Union Budget 2018: Incremental Steps But No Big Bang In Manufacturing
It is a number of small steps in the right direction. But there is not much that suggests a transformational ‘Make in India 2.0’ initiative
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If you were looking forward to big bang proposals to move manufacturing to the next level you may be a tad disappointed with finance minister Mr. Arun Jaitley’s proposals in Union Budget 2018. In a series of incremental steps, the government chose to push its flagship ‘Make in India’ agenda: It increased outlays on textiles, hiked import duties, reduced the corporate tax for MSMEs and focused on agriculture, infrastructure, and healthcare.
The highlight, of course, was the flagship National Health Protection Scheme providing an yearly coverage of Rs 5 lakh per household for over 10 crore families--billed as the largest such initiative, globally. The other major thrust was given to infrastructure, where capital outlay was proposed to be increased from Rs 4.9 lakh crore to Rs 5.9 lakh crore.
The Make in India programme has got a shot in the arm from the proposed custom duty increase on a range of products like mobile phones, TVs, automobiles and even juices. That will, in turn, jack up prices of imported products and, hence, aid domestic manufacturing. Customs duty on import of mobile phones rises by 5% while TV components now attract an increased duty of 15%. In the long term, it will promote local manufacturing of consumer electronics in India.
The budget also announced an increase in customs duty on import of completely knocked down and completely built units of motor vehicles. Duties on specific parts and accessories of motor vehicles have also been increased from 7.5%/10% to 15%. Automakers who import components will be affected and increase car prices; however, domestic component manufacturers will benefit from this shift of demand towards indigenous products.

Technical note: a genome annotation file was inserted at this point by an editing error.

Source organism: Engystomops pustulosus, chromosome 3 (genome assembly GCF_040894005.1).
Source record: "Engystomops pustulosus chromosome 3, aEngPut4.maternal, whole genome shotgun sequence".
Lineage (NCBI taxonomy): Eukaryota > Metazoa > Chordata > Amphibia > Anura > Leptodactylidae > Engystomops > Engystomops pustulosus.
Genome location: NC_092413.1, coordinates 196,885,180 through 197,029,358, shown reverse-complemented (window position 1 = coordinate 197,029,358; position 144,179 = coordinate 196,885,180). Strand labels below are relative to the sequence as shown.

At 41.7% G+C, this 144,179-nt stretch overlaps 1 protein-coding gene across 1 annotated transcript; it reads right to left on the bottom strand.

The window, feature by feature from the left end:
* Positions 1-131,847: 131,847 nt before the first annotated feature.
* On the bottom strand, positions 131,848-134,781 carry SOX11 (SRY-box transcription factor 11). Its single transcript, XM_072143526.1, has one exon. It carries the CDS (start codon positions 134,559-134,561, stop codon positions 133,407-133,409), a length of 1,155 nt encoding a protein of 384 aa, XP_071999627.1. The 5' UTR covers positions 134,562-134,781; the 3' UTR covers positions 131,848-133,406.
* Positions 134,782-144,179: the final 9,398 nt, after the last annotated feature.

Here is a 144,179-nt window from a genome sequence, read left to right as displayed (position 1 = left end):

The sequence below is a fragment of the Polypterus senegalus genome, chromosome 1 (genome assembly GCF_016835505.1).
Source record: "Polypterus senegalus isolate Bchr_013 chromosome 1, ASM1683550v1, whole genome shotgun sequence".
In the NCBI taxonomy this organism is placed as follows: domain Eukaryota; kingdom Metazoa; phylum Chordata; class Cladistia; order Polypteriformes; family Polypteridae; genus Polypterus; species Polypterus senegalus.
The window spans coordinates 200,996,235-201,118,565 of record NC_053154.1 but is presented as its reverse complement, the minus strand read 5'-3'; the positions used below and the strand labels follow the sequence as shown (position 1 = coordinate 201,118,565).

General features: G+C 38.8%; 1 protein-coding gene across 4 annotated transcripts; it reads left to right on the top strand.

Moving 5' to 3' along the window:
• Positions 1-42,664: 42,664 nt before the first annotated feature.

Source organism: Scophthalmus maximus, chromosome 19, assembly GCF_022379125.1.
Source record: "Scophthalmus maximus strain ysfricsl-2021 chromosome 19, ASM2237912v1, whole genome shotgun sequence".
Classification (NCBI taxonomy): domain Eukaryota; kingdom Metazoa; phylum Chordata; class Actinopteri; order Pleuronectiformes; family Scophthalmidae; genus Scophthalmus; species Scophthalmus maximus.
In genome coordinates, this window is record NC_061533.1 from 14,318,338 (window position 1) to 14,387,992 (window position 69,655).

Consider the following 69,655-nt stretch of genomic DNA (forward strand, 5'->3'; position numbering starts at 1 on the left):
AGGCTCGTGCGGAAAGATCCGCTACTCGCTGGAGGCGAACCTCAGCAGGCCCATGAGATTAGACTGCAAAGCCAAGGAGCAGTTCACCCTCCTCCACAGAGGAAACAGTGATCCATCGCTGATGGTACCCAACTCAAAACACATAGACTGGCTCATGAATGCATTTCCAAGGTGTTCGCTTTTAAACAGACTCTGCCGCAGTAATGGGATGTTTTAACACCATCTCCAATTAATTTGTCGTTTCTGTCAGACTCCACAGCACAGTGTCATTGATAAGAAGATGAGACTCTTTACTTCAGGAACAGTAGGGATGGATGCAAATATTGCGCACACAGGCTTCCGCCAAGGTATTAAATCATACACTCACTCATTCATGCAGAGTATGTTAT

Protection by increasing import duties may be good for domestic manufacturers in the short term, but it needs to be accompanied by steps that enhance competitiveness and efficiency. Tangible steps in encouraging futuristic technologies like electric vehicles, automation, 3D Printing and advanced defence equipment will go a long way in improving manufacturing effectiveness. The budget speech briefly mentioned these topics; however, one hoped for more encouraging announcements in that direction.
Textiles is another sector which got a leg up, as its capital outlay has been increased from Rs 6,000 crore (2016) to Rs 7,148 crore– this will boost the apparel and made up segments. Since textile is a labour-intensive industry, the incentive will help large-scale job creation.
The government also gave a significant boost to MSMEs – a sector that also is a major generator of jobs. Against an across-the-board reduction in corporate taxes (as expected by the corporate sector), the finance minister proposed a reduction in corporate tax rates by 25% to all companies with a turnover of under Rs 250 crore in FY17. MSMEs contribute to one-third of India’s overall manufacturing output; this reduction allows them to invest more in growth and boosts manufacturing.
The finance minister also proposed significant labour reforms by extending fixed-term employment to all sectors beyond apparel. This allows employers to hire workers for short-term assignments and ensures that temporary workers are treated at par with permanent ones, as regards statutory benefits. The move is expected to bring a large chunk of unorganised manufacturing labour into the formal pool.In fact, any labour reform automatically aids manufacturing.
Ripple effects from healthcare and agriculture
Healthcare measures, the focus of Union Budget 2018, will now lead to the setting up of 1.5 lakh healthcare centers that will bring services closer to households. Similarly, the government’s focus on agriculture will see a doubling in the capital outlay for the food processing sector from Rs 715 crore to Rs1,400 crore. These initiatives will benefit both healthcare and agriculture, including medical equipment & food-processing equipment manufacturers.
Infrastructure outlays across defense and railways
The government has proposed to increase the railway capex targeted at rolling stock, expansion and electrification of lines. Similarly, the budget allocation for roads & highways has been increased to Rs 1.2 lakh crore. Besides, two defence industrial corridors have been proposed to stimulate domestic production. These additional outlays will spur manufacturing activity in defence, construction equipment, and rolling stock (wagons, locomotives) along with core sectors like steel and cement.
In summary, It is a number of small steps in the right direction. But there is not much that suggests a transformational ‘Make in India 2.0’ initiative.
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